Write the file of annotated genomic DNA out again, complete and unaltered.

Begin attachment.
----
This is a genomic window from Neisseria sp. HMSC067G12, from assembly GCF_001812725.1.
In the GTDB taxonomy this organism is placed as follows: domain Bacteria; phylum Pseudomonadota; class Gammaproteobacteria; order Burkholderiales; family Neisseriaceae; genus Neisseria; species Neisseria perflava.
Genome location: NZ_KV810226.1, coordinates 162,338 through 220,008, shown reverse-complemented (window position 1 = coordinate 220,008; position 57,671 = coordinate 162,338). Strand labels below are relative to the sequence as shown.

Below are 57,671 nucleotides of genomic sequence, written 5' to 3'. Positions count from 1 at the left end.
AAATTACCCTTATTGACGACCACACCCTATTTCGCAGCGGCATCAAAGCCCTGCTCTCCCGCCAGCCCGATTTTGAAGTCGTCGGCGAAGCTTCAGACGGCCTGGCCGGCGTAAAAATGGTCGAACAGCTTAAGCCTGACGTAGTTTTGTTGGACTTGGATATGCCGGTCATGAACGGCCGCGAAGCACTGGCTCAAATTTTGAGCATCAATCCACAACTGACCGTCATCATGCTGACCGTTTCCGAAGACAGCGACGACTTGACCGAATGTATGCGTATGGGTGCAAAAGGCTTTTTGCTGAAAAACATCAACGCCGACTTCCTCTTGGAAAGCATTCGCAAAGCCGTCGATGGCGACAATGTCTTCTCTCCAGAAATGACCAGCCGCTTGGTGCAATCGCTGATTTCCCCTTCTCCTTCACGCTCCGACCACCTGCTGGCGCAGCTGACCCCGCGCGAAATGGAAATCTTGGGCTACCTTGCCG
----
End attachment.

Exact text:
This is a genomic window from Neisseria sp. HMSC067G12, from assembly GCF_001812725.1.
In the GTDB taxonomy this organism is placed as follows: domain Bacteria; phylum Pseudomonadota; class Gammaproteobacteria; order Burkholderiales; family Neisseriaceae; genus Neisseria; species Neisseria perflava.
Genome location: NZ_KV810226.1, coordinates 162,338 through 220,008, shown reverse-complemented (window position 1 = coordinate 220,008; position 57,671 = coordinate 162,338). Strand labels below are relative to the sequence as shown.

Below are 57,671 nucleotides of genomic sequence, written 5' to 3'. Positions count from 1 at the left end.
AAATTACCCTTATTGACGACCACACCCTATTTCGCAGCGGCATCAAAGCCCTGCTCTCCCGCCAGCCCGATTTTGAAGTCGTCGGCGAAGCTTCAGACGGCCTGGCCGGCGTAAAAATGGTCGAACAGCTTAAGCCTGACGTAGTTTTGTTGGACTTGGATATGCCGGTCATGAACGGCCGCGAAGCACTGGCTCAAATTTTGAGCATCAATCCACAACTGACCGTCATCATGCTGACCGTTTCCGAAGACAGCGACGACTTGACCGAATGTATGCGTATGGGTGCAAAAGGCTTTTTGCTGAAAAACATCAACGCCGACTTCCTCTTGGAAAGCATTCGCAAAGCCGTCGATGGCGACAATGTCTTCTCTCCAGAAATGACCAGCCGCTTGGTGCAATCGCTGATTTCCCCTTCTCCTTCACGCTCCGACCACCTGCTGGCGCAGCTGACCCCGCGCGAAATGGAAATCTTGGGCTACCTTGCCG